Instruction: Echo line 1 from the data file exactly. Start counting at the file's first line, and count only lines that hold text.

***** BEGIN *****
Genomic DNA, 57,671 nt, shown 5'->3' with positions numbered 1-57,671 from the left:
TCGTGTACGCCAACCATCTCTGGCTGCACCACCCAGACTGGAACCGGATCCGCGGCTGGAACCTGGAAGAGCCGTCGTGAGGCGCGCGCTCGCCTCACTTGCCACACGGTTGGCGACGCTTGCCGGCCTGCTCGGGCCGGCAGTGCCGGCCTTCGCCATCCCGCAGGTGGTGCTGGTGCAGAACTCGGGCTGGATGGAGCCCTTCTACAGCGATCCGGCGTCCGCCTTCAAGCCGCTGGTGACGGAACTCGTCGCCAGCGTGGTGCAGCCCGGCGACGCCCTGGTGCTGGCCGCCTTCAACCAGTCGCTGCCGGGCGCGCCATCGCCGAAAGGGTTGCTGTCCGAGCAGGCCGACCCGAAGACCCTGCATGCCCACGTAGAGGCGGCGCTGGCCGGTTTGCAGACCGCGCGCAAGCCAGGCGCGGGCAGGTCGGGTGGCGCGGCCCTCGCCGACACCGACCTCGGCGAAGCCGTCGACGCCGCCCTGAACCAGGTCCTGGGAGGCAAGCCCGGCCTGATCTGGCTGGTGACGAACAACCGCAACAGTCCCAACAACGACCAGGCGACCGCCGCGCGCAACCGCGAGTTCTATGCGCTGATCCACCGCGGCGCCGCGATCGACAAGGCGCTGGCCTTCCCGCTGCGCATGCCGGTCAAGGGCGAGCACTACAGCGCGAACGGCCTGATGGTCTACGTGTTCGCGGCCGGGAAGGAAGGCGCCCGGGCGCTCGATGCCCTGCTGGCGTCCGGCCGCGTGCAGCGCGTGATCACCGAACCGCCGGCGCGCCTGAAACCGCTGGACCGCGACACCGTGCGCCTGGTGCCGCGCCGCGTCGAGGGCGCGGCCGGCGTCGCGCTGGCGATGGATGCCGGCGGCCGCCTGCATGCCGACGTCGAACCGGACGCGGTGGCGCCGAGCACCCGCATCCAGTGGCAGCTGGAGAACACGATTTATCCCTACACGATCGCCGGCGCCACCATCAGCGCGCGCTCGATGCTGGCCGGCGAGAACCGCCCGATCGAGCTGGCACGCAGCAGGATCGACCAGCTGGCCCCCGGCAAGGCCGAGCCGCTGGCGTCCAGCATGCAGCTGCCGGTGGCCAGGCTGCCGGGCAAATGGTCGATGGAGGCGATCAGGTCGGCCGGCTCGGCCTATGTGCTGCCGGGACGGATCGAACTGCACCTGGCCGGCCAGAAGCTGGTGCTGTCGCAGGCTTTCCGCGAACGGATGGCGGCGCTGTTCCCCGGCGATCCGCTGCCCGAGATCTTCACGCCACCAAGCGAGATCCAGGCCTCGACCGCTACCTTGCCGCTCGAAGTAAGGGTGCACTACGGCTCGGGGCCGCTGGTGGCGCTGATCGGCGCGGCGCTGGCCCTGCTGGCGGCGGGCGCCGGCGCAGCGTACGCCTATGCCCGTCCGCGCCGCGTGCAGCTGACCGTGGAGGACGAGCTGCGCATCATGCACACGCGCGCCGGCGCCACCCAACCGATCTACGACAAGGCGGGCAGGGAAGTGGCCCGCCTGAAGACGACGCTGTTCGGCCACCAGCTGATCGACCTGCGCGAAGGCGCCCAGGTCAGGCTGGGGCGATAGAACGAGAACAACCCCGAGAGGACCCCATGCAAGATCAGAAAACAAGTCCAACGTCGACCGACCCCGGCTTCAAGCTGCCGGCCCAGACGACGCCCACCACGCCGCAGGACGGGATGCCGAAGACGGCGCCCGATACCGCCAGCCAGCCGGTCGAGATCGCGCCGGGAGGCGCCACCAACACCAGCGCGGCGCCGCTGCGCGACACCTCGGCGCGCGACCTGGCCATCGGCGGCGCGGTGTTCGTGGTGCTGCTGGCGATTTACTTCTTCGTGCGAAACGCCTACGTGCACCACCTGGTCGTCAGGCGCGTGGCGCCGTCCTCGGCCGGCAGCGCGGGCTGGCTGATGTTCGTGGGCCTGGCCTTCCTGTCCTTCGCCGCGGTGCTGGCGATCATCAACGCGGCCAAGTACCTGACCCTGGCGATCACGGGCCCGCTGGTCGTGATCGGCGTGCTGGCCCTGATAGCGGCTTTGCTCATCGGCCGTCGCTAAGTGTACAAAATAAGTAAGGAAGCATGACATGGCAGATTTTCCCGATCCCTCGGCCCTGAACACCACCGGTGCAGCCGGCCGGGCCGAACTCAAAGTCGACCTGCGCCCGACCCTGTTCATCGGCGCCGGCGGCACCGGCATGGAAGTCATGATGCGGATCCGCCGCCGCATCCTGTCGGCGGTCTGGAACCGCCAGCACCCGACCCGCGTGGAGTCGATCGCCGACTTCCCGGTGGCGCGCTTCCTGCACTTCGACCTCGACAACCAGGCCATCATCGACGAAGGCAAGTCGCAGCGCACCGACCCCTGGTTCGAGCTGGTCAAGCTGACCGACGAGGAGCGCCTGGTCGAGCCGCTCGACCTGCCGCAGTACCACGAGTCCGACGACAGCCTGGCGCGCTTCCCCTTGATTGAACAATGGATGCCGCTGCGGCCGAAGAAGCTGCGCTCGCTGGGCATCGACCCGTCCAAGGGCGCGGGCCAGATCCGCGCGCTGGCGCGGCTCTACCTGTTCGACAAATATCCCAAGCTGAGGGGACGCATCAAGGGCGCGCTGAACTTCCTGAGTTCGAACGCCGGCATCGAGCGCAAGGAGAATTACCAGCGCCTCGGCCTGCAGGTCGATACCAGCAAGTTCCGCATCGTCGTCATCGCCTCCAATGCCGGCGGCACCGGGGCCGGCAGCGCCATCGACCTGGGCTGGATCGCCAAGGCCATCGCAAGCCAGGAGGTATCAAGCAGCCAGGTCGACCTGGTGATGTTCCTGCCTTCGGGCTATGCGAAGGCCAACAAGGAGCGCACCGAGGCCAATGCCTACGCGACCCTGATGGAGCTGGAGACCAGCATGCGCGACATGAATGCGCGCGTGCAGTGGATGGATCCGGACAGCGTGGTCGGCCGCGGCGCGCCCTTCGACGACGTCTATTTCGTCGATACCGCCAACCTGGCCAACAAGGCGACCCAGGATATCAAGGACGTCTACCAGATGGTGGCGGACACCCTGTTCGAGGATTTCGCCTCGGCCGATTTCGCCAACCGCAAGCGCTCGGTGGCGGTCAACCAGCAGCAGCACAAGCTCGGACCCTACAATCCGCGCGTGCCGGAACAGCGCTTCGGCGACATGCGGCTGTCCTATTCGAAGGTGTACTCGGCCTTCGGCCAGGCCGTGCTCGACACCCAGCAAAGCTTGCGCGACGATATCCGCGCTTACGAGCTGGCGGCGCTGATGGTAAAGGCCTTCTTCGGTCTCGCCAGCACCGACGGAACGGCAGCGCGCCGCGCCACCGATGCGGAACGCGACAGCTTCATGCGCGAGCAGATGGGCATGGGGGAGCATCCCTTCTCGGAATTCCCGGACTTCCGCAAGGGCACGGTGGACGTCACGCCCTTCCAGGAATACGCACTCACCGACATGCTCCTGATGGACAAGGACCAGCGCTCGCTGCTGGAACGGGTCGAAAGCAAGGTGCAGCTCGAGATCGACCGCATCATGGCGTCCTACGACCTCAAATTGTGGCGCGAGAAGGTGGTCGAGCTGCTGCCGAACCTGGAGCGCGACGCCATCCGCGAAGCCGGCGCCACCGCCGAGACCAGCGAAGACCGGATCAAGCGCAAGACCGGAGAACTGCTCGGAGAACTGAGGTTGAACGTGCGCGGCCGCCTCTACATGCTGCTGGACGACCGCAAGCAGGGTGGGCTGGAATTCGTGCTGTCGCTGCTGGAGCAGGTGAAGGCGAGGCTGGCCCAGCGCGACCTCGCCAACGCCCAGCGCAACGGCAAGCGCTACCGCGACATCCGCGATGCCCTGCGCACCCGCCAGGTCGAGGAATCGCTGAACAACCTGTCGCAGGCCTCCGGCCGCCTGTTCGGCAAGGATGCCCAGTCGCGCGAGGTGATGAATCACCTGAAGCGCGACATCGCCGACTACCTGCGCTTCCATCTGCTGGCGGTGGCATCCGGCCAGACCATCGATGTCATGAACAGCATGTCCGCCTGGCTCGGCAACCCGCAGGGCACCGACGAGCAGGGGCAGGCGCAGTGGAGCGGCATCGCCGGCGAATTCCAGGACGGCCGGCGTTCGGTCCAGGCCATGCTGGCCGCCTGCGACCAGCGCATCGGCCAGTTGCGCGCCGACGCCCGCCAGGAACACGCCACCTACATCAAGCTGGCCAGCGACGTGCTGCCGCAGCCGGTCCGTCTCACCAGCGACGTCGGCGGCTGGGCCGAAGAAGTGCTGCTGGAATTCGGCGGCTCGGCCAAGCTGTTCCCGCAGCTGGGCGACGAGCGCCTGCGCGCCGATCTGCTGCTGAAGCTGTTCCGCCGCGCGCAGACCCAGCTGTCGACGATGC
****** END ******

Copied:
Genomic DNA, 57,671 nt, shown 5'->3' with positions numbered 1-57,671 from the left: